"I didn't want you to stay. We could have nursed your face back to good. I didn't want to watch you go back to that. Back to waiting for another beating. Back to what you though was love. I didn't want you to waste these years on trying to change someone." (That there was an echo of absolute empathy and understanding via experience in her words was something I only appreciated a lot later.)

I still recall that conversation. I will never know, thankfully, whether I would have gone back to him or not. The distance she put between us was exactly what I needed to be safe and to heal. To make clear decisions and choices. To hurt. To tend my broken face and my pride. Without the fear of him nearby.
I sense that I would not have gone back. As I indicated at the start of this post, my "normal" was totally non violent. My presumption, as a child and as a teen, was that all men are kind and gentle to the core. (I thank my parents for that.) Sadly this is not the case. My gut reaction on that night was to flee. I am so relieved that I did. I fled, and the wife of my boss helped me get away totally, through cash and phone calls and kindness and belief.

My resounding message behind this sad tale? My children will never see violence in this house. They grow up knowing that violence is unacceptable behaviour in any form. Daddy will never ever hit Mummy, ever. Violence will be foreign to my children. So that, heaven forbid, they too may flee at the first sign of any violence in their future relationships. I cannot control who they fall in love with. But I hope and pray I can influence how they react to violence.

I have posted this as a part of the Speak Out Campaign, passionately coordinated by the lovely Kristin over at Wanderlust. Go have a read - she has all the details.

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30 comments:

  1. What a beautifully written piece. I felt like I was watching you in that room. Watching as you were hit.

    Thank God you were so strong Luce, you deserve so much better than that. xx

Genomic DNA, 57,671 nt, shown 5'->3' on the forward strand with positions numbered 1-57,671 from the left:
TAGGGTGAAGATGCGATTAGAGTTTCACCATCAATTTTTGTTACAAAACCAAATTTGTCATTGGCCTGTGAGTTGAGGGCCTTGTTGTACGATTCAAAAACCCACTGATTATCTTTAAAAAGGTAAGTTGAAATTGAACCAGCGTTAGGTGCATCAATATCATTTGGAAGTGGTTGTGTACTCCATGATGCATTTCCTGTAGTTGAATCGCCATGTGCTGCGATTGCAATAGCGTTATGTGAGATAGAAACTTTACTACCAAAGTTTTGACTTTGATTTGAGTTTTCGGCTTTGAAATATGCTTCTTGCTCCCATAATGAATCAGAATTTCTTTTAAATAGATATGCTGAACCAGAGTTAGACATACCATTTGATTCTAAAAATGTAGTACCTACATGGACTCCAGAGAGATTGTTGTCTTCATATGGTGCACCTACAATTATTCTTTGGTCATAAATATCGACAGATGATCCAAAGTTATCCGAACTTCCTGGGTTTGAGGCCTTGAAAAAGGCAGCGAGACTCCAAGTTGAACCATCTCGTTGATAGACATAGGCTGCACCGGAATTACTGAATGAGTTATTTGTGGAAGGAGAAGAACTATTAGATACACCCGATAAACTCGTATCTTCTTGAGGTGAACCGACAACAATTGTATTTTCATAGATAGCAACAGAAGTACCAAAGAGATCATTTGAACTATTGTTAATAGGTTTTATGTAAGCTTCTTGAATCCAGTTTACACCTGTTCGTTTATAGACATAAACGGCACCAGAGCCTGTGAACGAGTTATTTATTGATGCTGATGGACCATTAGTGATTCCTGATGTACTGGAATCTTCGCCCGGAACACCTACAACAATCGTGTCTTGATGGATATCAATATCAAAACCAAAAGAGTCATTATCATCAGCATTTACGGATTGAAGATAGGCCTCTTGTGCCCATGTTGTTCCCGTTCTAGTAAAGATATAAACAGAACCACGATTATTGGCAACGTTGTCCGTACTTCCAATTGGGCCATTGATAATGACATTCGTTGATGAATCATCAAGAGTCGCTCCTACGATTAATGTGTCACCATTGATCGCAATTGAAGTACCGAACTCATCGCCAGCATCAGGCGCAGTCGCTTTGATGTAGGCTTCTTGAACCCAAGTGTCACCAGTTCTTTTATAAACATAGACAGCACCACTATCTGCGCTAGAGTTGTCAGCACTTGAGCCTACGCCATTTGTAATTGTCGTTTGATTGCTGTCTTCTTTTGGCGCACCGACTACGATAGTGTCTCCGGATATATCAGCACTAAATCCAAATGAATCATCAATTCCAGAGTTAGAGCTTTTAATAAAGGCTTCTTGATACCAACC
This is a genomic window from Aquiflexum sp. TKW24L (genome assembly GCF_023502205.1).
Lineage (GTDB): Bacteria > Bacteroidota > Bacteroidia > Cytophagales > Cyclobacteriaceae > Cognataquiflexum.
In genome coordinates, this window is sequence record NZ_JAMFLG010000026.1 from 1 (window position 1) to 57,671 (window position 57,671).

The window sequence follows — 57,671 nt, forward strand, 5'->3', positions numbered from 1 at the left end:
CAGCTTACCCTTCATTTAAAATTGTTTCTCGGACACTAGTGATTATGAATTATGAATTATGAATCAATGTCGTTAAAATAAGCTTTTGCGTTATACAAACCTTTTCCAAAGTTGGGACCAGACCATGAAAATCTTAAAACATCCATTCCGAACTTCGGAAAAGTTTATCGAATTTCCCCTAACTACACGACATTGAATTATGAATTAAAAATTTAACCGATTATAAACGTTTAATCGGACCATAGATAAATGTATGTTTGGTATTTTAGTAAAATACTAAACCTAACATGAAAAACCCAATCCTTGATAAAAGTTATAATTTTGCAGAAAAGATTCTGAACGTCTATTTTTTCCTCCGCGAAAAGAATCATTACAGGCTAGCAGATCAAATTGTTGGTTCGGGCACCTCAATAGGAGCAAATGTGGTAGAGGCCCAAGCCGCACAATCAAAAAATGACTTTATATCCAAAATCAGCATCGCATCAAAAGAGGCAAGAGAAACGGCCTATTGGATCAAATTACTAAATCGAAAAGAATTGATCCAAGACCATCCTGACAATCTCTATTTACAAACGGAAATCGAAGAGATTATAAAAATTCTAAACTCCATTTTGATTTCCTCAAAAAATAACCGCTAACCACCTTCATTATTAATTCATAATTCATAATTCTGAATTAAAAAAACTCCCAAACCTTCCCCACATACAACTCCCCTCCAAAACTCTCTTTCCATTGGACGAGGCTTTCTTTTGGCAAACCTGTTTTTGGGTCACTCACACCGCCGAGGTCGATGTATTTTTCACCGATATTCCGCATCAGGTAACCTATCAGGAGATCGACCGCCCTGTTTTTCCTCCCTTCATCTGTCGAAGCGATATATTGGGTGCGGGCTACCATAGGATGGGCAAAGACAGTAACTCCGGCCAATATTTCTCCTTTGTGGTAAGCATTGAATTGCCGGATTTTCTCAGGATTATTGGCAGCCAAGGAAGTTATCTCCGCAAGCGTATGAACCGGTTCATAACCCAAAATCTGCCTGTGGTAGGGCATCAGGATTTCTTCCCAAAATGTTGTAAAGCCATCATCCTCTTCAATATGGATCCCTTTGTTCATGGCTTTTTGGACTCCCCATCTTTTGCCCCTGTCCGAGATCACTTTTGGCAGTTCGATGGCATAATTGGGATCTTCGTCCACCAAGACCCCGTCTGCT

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  2. What a moving post. Thank you for sharing.

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  3. Oh Lucy, what a powerful story. You know, my own parents were not violent or argumentative either. That's not always an indicator for getting into a bad situation. It can happen to all of us who extend trust readily.

    Thank god you left and went on to create a beautiful, gentle, loving family. Thanks so much for your support. xx

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  4. Thank you for this post Lucy - sometimes we need to see that the people who currently have it all together and have beautiful lives have experienced the worst in humanity to, and have been brave enough to walk away...

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  5. Wow! Your family sounds wonderful. And how lucky you are that a) you felt you could speak up and b) they were the "right" people who helped you, not judged you.

    It is certainly shocking when someone, out of nowhere really, does this. Verbally/emotionally/physically. It's just so confronting and scary.

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  6. This was written beautifully. I felt my heart quicken as your story progressed. I have experienced violence in my life and I know it can be a hard thing to talk about. Thank you for sharing your story.

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  7. I had a lump in my throat for your entire story.
    Oh how I envy your childhood and how you were able to make it your home life for yourself and your children now.
    That woman sounded like she was your angel. I am glad that she got you away, before he came with the apologies and the promises of change that never eventuates.

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  8. Oh Luce, you took my breath away... I am so sorry you endured this but so happy you share the tale and give hope to all others that you can walk away, find help, break the habit before it threatens to become one.

    And your writing, as always, so damn powerful xx

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  9. I have very bad things I want to say about that man, but will bite my tongue so I can say this ... what beautiful writing, what an amazing story. How dare he lay his hands on you. No one deserves that kind of treatment. x

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  10. I was gripped by every word. What a powerful and moving story.

    So glad that you had an angel of a woman to protect you.

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  11. Sad and beautifully written, but with a happy ending, in that you got away and raised your lovely family in the nonviolent way in which you were raised. We need more mums/ wives like you! Thanks for posting.

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  12. Thank you so much for sharing.

    My father is a very gentle man, so I have been sheltered from the violence which comes so easily from some men.